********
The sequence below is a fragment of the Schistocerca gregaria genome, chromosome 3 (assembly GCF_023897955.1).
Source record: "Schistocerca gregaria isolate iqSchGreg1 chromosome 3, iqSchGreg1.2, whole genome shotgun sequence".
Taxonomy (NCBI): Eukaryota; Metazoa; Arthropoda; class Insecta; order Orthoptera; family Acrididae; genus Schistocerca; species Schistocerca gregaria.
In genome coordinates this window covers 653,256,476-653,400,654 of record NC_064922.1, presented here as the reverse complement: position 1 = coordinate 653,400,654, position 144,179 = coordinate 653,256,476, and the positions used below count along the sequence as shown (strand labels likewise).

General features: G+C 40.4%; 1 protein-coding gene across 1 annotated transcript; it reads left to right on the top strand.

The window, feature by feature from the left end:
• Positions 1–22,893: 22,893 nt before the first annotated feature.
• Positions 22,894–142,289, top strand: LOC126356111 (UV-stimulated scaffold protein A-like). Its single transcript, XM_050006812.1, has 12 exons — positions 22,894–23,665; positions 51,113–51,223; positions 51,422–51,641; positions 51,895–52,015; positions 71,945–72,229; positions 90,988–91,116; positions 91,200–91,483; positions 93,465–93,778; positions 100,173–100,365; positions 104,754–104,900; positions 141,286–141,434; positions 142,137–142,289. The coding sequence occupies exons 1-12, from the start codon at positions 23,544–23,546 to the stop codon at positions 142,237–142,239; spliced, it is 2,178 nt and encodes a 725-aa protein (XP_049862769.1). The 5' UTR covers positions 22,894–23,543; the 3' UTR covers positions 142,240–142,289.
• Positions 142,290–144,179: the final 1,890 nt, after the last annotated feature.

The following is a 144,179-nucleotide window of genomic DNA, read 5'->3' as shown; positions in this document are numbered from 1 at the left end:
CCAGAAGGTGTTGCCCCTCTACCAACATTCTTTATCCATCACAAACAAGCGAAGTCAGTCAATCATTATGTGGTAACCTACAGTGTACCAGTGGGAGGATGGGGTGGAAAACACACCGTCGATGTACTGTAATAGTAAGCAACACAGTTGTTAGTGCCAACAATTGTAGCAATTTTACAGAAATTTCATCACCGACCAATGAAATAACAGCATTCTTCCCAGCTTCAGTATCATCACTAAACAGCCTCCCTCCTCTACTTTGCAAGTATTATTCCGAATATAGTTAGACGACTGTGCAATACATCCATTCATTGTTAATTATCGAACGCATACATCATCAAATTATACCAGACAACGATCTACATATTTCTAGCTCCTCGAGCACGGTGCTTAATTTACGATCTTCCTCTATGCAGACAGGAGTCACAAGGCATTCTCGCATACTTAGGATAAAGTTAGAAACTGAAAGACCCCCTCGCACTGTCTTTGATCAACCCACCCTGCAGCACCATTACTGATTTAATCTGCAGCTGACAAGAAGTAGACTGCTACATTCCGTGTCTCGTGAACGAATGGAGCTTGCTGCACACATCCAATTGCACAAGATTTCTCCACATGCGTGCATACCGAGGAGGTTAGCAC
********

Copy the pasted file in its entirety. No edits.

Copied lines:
The sequence below is a fragment of the Schistocerca gregaria genome, chromosome 3 (assembly GCF_023897955.1).
Source record: "Schistocerca gregaria isolate iqSchGreg1 chromosome 3, iqSchGreg1.2, whole genome shotgun sequence".
Taxonomy (NCBI): Eukaryota; Metazoa; Arthropoda; class Insecta; order Orthoptera; family Acrididae; genus Schistocerca; species Schistocerca gregaria.
In genome coordinates this window covers 653,256,476-653,400,654 of record NC_064922.1, presented here as the reverse complement: position 1 = coordinate 653,400,654, position 144,179 = coordinate 653,256,476, and the positions used below count along the sequence as shown (strand labels likewise).

General features: G+C 40.4%; 1 protein-coding gene across 1 annotated transcript; it reads left to right on the top strand.

The window, feature by feature from the left end:
• Positions 1–22,893: 22,893 nt before the first annotated feature.
• Positions 22,894–142,289, top strand: LOC126356111 (UV-stimulated scaffold protein A-like). Its single transcript, XM_050006812.1, has 12 exons — positions 22,894–23,665; positions 51,113–51,223; positions 51,422–51,641; positions 51,895–52,015; positions 71,945–72,229; positions 90,988–91,116; positions 91,200–91,483; positions 93,465–93,778; positions 100,173–100,365; positions 104,754–104,900; positions 141,286–141,434; positions 142,137–142,289. The coding sequence occupies exons 1-12, from the start codon at positions 23,544–23,546 to the stop codon at positions 142,237–142,239; spliced, it is 2,178 nt and encodes a 725-aa protein (XP_049862769.1). The 5' UTR covers positions 22,894–23,543; the 3' UTR covers positions 142,240–142,289.
• Positions 142,290–144,179: the final 1,890 nt, after the last annotated feature.

The following is a 144,179-nucleotide window of genomic DNA, read 5'->3' as shown; positions in this document are numbered from 1 at the left end:
CCAGAAGGTGTTGCCCCTCTACCAACATTCTTTATCCATCACAAACAAGCGAAGTCAGTCAATCATTATGTGGTAACCTACAGTGTACCAGTGGGAGGATGGGGTGGAAAACACACCGTCGATGTACTGTAATAGTAAGCAACACAGTTGTTAGTGCCAACAATTGTAGCAATTTTACAGAAATTTCATCACCGACCAATGAAATAACAGCATTCTTCCCAGCTTCAGTATCATCACTAAACAGCCTCCCTCCTCTACTTTGCAAGTATTATTCCGAATATAGTTAGACGACTGTGCAATACATCCATTCATTGTTAATTATCGAACGCATACATCATCAAATTATACCAGACAACGATCTACATATTTCTAGCTCCTCGAGCACGGTGCTTAATTTACGATCTTCCTCTATGCAGACAGGAGTCACAAGGCATTCTCGCATACTTAGGATAAAGTTAGAAACTGAAAGACCCCCTCGCACTGTCTTTGATCAACCCACCCTGCAGCACCATTACTGATTTAATCTGCAGCTGACAAGAAGTAGACTGCTACATTCCGTGTCTCGTGAACGAATGGAGCTTGCTGCACACATCCAATTGCACAAGATTTCTCCACATGCGTGCATACCGAGGAGGTTAGCAC